City F C Amsterdam, Netherlands 73 23 Atlanta, USA 88 31 Dhahran, Saudi Arabia 100 38 Moscow, Russia 48 9 New Delhi, India 84 29 Sydney, Australia 53 12 Vladivostok, Russia 62 17

The usual convention is to put the variable that is being
controlled on the horizontal axis, and the response on the vertical
axis. A common example would be a graph showing how the
temperature varied throughout a school day.
Here time is on the horizontal axis (we can’t
control time, but it
controls everything else), and the temperature
on the vertical axis.

In the C and F problem, we can chose our axes any way we like, since we don’t know which is “cause” and which is “effect.” (This example is a little unusual, in that the data is given in an order that has nothing to do with the C or F values. This doesn’t prevent us from looking for a relationship between C and F). So let’s choose the horizontal axis to be the “C” value and the vertical axis is the “F” value. Here’s what this looks like for Amsterdam:
Repeating this process for each city gives a set of dots.
It’s possible we would have to stop here. For example, if you
were to graph the high and low temperatures at each city this way,
you would just get a cloud of dots.
The two values do tend to go up and down together, but no
strong pattern emerges.

However, in the case
of the “F” and “C” data we see a strong relationship — in fact,
we can draw a line that goes very close to all of them.

Note that I have drawn a single line, rather than many segments that connect the dots. This means that I think there is a simple relationship (the line) and that the data may be slightly inaccurate for some reason (in the present case, they have been rounded off to the nearest degree). It generally is proper to draw the smooth curve that goes near the points in preference to a bumpy one that goes right through them.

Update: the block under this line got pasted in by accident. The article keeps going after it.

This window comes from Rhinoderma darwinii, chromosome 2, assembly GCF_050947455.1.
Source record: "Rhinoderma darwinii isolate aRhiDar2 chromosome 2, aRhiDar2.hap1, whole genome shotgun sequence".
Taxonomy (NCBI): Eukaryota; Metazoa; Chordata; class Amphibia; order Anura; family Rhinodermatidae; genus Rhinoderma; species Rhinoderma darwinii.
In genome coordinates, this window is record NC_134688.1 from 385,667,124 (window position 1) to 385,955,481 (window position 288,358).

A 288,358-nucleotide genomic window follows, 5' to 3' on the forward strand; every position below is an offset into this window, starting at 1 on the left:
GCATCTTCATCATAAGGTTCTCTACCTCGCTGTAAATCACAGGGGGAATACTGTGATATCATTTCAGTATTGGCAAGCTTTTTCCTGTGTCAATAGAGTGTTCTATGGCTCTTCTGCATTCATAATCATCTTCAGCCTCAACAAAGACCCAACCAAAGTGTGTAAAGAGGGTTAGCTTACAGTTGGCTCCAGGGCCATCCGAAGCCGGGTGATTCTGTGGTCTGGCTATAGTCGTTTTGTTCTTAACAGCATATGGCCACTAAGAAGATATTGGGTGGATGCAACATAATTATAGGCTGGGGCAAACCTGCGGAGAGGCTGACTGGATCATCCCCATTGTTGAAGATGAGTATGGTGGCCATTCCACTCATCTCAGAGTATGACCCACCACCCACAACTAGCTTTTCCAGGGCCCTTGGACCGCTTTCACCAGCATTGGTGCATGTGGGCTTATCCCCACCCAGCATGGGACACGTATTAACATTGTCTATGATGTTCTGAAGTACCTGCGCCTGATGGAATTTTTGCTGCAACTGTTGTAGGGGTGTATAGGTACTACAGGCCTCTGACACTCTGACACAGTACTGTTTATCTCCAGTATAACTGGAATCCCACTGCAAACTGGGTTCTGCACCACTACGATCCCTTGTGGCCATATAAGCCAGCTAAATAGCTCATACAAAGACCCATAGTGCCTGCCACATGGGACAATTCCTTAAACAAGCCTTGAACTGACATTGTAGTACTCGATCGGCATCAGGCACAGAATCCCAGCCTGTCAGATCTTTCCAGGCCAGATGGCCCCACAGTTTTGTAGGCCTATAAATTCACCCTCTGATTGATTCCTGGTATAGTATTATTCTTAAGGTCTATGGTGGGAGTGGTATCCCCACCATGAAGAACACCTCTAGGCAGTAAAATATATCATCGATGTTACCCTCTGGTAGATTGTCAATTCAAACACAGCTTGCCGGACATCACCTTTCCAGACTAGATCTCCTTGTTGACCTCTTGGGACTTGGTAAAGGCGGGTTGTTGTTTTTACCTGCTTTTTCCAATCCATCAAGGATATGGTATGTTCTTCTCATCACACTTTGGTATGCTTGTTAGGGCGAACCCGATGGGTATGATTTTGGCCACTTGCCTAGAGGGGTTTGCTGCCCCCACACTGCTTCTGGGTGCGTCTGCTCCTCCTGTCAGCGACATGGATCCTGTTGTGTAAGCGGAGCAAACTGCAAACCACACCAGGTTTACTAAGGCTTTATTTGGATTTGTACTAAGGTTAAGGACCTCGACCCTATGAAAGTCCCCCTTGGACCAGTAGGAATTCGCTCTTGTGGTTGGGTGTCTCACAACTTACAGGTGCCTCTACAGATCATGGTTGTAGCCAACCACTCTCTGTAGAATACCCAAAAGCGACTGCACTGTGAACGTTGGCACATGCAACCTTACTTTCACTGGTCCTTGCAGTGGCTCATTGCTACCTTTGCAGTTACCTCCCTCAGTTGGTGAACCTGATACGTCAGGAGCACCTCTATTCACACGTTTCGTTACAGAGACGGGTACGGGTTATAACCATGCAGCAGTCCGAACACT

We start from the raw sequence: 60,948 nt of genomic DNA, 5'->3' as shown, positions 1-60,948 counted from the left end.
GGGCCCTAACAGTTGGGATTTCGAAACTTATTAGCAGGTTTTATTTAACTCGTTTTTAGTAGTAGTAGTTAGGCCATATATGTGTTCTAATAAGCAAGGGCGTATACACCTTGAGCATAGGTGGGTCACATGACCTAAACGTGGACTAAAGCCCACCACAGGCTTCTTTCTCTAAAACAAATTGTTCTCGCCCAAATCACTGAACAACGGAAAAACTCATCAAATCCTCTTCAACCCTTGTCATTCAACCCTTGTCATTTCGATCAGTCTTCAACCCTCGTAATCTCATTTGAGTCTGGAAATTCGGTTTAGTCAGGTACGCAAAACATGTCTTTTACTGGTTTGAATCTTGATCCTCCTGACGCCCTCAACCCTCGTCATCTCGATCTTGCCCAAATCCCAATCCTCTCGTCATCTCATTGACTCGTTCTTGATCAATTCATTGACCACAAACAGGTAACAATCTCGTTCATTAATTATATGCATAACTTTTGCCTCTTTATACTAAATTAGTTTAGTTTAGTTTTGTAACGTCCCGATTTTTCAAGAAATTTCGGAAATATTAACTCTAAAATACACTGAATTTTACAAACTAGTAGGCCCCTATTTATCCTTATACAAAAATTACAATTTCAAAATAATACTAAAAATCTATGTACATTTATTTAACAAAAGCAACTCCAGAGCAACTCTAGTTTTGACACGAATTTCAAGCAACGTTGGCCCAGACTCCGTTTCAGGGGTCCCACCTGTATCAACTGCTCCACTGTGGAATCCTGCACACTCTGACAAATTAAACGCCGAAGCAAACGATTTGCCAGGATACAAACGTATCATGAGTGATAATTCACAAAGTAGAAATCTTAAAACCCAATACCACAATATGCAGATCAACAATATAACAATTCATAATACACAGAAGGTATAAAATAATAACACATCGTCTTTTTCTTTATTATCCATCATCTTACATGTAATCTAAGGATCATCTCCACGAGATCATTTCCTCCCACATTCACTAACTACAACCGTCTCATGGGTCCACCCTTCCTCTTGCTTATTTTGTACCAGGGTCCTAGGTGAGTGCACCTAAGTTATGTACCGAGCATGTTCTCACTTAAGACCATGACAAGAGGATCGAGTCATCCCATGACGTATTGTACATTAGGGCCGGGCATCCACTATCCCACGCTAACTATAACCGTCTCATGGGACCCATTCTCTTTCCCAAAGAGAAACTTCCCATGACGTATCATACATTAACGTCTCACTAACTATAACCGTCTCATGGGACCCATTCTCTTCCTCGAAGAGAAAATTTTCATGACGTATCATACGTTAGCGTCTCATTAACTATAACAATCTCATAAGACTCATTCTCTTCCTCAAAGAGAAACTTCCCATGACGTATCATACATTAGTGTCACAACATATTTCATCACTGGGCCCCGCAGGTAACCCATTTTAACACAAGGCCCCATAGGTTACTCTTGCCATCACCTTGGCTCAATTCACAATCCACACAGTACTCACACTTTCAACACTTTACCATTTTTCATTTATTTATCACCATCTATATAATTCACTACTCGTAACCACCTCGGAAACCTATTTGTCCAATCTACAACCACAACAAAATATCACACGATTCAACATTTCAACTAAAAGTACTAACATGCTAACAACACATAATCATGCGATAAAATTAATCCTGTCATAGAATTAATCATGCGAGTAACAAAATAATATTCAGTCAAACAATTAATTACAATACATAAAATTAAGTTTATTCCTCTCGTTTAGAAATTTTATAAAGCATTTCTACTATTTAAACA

The line is very interesting, because it proposes that there is a relationship that goes beyond the data at hand. It predicts that if we ever find a city where the “F” value is 41, the “C” value will be 5.
The line appears to be straight, and for this example it should be. However, we should realize that over short ranges of data, a smooth curve may look straight even though it really isn’t. Going beyond the range for which data is available can be dangerous for this reason.
When you make line graphs of data you have taken, they might not look as pretty as this. Sometimes it is hard to read the measuring apparatus accurately; sometimes you read the number wrong or wrote it down incorrectly or misplotted the point. Making a line graph is a good way of discovering errors of this sort. However, if you are careful in measuring, you should have confidence in your data; don’t assume that the line has to be straight or smooth. In the end, what you have measured is reality; if it looks differently than you expected, it may mean that your expectations were wrong, or that what you measured differs in some way from what you thought you were measuring. Graphs that “do the wrong thing” can be very interesting, because they hint at a way that nature is different from our understanding of it.
Happy graphing! To help, we include three pieces of graph paper that you can print out and use. 10 x 10 15 x 15 20 x 20
Graphs can also be constructed using Microsoft Excel. Click here for an example with brief explanation.
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